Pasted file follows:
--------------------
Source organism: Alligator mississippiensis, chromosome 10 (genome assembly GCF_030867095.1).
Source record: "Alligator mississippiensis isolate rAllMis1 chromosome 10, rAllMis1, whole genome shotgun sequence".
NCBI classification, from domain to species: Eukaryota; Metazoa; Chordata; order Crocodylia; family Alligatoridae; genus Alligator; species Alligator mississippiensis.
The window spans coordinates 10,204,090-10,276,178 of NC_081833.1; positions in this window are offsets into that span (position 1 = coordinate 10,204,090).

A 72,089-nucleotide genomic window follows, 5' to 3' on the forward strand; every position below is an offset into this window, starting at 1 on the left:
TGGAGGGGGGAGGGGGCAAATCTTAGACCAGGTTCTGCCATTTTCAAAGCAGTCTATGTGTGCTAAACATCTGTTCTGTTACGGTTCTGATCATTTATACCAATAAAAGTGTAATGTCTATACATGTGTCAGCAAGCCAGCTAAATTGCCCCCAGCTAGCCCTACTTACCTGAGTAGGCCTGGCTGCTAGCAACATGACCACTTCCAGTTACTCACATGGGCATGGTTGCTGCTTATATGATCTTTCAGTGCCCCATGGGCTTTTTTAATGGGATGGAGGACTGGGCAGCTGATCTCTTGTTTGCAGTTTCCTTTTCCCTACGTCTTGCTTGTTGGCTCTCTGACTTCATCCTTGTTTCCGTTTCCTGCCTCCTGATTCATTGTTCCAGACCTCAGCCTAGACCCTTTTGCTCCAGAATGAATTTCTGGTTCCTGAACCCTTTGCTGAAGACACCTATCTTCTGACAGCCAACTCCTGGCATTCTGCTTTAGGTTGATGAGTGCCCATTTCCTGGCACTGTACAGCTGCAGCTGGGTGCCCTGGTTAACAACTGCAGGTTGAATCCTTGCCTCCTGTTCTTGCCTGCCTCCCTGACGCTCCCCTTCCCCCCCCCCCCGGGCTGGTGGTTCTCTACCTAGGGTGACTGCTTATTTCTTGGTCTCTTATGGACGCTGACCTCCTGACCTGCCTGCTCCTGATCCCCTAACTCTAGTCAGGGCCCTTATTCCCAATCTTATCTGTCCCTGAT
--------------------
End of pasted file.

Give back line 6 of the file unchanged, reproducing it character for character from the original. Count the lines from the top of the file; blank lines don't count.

TGGAGGGGGGAGGGGGCAAATCTTAGACCAGGTTCTGCCATTTTCAAAGCAGTCTATGTGTGCTAAACATCTGTTCTGTTACGGTTCTGATCATTTATACCAATAAAAGTGTAATGTCTATACATGTGTCAGCAAGCCAGCTAAATTGCCCCCAGCTAGCCCTACTTACCTGAGTAGGCCTGGCTGCTAGCAACATGACCACTTCCAGTTACTCACATGGGCATGGTTGCTGCTTATATGATCTTTCAGTGCCCCATGGGCTTTTTTAATGGGATGGAGGACTGGGCAGCTGATCTCTTGTTTGCAGTTTCCTTTTCCCTACGTCTTGCTTGTTGGCTCTCTGACTTCATCCTTGTTTCCGTTTCCTGCCTCCTGATTCATTGTTCCAGACCTCAGCCTAGACCCTTTTGCTCCAGAATGAATTTCTGGTTCCTGAACCCTTTGCTGAAGACACCTATCTTCTGACAGCCAACTCCTGGCATTCTGCTTTAGGTTGATGAGTGCCCATTTCCTGGCACTGTACAGCTGCAGCTGGGTGCCCTGGTTAACAACTGCAGGTTGAATCCTTGCCTCCTGTTCTTGCCTGCCTCCCTGACGCTCCCCTTCCCCCCCCCCCCGGGCTGGTGGTTCTCTACCTAGGGTGACTGCTTATTTCTTGGTCTCTTATGGACGCTGACCTCCTGACCTGCCTGCTCCTGATCCCCTAACTCTAGTCAGGGCCCTTATTCCCAATCTTATCTGTCCCTGAT